- Killer feature or breakthrough based on hardware. Perhaps eInk makes a major breakthrough, perhaps chip makers make a breakthrough.
- A huge jump in ease of use. This is a bit harder to imagine as eReaders are already pretty simple. However, it’s possible.
- Steve Jobs level marketing magic. The major impediment in eReaders’ path to domination is Perception – some people don’t realize it’s just like reading a book, other people don’t realize how much better the reading experience is than on LCD screens, and a few people just can’t get over the touch and feel of books. Add on the 70% of people who have no idea what an eReader is and you suddenly realize the need to market and promote eReaders.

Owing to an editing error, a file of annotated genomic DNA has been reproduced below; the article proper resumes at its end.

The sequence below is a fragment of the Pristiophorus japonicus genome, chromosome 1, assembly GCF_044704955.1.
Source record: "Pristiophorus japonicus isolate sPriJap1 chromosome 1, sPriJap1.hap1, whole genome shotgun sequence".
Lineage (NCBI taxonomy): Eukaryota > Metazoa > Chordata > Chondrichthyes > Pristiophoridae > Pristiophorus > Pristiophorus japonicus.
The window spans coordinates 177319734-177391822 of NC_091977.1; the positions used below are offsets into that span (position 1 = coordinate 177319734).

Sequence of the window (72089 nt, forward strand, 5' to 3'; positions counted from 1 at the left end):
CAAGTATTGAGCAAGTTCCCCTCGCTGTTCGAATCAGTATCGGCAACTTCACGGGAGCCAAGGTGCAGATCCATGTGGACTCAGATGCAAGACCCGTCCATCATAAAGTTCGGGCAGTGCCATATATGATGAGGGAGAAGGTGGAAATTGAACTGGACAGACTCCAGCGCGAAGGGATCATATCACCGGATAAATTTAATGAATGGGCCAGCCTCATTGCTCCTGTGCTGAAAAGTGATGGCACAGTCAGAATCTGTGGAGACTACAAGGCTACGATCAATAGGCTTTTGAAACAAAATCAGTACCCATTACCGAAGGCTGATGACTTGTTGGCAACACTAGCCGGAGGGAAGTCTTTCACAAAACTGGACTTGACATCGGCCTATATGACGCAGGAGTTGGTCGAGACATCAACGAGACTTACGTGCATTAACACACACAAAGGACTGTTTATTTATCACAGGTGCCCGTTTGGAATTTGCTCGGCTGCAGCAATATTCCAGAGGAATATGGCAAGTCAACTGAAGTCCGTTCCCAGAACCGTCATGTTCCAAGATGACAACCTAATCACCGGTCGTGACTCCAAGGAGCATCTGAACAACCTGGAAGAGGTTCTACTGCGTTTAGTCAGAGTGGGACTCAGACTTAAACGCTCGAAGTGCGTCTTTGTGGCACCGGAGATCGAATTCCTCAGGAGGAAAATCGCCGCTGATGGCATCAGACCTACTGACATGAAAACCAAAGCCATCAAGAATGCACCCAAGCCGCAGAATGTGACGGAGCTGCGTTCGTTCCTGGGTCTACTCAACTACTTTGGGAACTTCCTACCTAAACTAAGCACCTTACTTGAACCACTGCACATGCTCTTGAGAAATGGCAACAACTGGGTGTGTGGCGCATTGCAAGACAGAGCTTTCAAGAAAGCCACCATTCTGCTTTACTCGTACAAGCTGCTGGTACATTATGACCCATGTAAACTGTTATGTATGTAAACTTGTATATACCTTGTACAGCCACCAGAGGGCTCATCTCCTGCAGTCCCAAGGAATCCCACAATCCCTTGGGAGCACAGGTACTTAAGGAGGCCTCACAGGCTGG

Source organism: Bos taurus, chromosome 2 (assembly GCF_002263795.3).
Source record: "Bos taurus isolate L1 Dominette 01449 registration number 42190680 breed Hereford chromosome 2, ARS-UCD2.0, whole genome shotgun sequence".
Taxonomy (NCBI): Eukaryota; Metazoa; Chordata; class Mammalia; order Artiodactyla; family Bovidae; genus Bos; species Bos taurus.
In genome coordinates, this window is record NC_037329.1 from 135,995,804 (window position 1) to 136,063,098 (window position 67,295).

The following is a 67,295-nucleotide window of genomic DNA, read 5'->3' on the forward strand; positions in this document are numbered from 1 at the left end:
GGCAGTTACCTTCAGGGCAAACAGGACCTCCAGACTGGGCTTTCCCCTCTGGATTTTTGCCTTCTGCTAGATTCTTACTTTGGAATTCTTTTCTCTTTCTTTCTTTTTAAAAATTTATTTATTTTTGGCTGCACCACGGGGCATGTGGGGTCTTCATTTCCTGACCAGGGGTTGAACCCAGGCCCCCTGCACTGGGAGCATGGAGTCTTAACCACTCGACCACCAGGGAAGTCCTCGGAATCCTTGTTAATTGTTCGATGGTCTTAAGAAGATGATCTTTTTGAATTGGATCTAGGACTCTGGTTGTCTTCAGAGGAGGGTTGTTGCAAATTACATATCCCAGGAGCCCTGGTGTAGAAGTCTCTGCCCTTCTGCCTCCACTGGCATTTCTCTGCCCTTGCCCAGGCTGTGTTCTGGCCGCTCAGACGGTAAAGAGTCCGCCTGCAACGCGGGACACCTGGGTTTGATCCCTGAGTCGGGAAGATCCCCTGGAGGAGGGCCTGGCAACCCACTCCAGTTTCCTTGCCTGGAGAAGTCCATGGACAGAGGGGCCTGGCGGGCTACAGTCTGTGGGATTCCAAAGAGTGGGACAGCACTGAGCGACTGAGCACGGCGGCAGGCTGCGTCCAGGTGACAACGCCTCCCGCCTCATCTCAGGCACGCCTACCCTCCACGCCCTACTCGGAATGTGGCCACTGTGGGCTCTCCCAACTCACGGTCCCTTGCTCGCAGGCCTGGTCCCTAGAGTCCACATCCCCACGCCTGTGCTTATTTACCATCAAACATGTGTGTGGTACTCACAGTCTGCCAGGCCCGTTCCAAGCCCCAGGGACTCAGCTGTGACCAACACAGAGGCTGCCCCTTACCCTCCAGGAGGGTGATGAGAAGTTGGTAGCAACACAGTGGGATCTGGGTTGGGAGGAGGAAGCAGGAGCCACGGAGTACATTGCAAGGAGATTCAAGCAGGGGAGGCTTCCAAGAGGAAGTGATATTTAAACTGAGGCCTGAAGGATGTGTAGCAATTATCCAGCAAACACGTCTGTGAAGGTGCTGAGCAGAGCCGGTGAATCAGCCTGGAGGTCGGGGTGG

- The end of DRM. Since DRM is supposedly the root of all evil perhaps removing it would lead to something magical and revolutionary.
- 1 common format. Another thing that is the root of all evil (interesting isn’t it – two roots of evil) is the lack of a common format. Perhaps removing this would lead to amazing things.
- 1 eReader winning out. It’s possible though not probable that a dominant eReader would be a good thing.
- A permanent tie between 2 or 3 eReaders. This is much likelier to be good for eReaders – constant competition would mean constant improvements.
- Huge cut in prices on large screen eReaders. Hard to make a case for this when the 6″ eReaders are doing so much better. Perhaps the school and college angle.
- 6″ eReaders hitting $99. We mean the big three – Kindle, Nook, Sony Reader. We’re already at $139 but the magic $100 figure may very well be the secret.